You may have read about the Swiss vote to reinstate immigration quotas for European Union nationals.
As a US-born naturalized Swiss citizen and bicontinental resident, I'm uniquely positioned to provide some much needed context.
In spite of their country's central location in the European continent, the Swiss have pretty much managed to stay out of trouble for the past 500 years or so.
In the meantime, their neighbors butchered each other in a series of wars that culminated in the two World Wars. Finally, after over 60 million human beings lost their lives in World War II, European countries decided that trade should replace warfare as the continent's favorite pastime, planting the seeds to the super-national structure that would evolve into the European Union (EU).
While more and more countries joined the EU, the Swiss never felt the need to join. In the 1990s, when they were asked to vote on whether they ought to join, they politely declined.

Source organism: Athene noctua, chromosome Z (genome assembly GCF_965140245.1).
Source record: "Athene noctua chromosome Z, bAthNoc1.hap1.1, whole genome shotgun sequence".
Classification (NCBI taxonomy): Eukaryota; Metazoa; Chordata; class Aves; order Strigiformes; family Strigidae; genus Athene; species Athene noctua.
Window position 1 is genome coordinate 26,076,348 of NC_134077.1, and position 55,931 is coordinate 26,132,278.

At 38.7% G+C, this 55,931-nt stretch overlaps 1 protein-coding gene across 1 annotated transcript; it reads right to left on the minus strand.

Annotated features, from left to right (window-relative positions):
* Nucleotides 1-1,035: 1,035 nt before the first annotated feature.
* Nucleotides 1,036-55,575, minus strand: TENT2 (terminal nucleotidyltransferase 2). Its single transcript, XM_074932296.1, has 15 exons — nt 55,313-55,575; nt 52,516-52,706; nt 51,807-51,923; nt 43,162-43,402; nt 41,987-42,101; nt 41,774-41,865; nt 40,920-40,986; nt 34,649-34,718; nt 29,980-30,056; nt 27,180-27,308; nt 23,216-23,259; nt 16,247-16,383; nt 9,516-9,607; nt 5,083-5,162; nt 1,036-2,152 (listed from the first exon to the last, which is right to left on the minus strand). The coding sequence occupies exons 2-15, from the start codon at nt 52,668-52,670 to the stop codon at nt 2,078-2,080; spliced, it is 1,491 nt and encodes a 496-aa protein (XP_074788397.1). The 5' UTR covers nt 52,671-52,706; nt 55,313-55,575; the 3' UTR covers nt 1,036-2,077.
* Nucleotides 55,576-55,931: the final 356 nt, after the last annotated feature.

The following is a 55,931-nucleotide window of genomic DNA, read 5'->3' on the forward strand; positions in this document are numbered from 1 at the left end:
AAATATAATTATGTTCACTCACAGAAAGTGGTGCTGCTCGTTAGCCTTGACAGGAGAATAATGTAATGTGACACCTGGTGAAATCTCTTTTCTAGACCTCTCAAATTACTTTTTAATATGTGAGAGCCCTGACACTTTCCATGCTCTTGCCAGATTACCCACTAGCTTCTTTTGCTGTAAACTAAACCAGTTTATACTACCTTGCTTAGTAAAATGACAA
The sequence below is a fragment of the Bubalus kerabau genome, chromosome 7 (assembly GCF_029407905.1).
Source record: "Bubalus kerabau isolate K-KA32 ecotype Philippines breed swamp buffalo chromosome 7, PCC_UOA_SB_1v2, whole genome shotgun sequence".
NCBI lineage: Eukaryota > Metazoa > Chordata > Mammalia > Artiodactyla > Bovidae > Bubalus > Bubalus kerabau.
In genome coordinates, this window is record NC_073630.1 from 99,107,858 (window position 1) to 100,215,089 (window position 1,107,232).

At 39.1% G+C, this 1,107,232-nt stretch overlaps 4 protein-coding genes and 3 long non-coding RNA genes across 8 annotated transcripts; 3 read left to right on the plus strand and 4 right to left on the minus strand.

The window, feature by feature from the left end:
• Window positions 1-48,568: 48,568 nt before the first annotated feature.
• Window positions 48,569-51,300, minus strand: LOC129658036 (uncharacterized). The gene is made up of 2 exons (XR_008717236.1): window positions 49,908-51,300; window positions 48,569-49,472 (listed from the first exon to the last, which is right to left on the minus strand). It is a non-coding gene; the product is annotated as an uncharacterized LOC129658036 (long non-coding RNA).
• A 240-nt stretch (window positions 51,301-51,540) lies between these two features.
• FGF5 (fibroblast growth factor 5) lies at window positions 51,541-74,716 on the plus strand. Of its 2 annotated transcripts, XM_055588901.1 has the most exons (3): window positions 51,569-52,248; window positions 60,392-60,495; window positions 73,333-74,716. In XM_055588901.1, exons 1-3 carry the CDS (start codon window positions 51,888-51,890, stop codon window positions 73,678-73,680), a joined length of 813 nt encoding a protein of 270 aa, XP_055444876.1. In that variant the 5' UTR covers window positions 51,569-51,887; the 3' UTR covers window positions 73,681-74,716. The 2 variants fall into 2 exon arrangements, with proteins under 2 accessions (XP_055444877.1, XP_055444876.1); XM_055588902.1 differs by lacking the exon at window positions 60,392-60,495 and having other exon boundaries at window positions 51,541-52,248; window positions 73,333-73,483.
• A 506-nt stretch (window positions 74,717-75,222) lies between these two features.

Yes, they were asked. That's because Switzerland enjoys a unique form of direct democracy that puts the USA and most EU countries to shame. Citizens, not politicians, really do decide.
After saying "no, thank you" to EU membership, the Swiss quickly realized that the idea of a continental-scale common market with no trade barriers was not too shabby. So they negotiated a number of so-called bilateral agreements with the European Union. This way, Switzerland became economically integrated while remaining politically isolated. Who ever said you can't have your cake and eat it, too?
This was the basic context; stay tuned for part two, where we'll tell you more about the vote itself.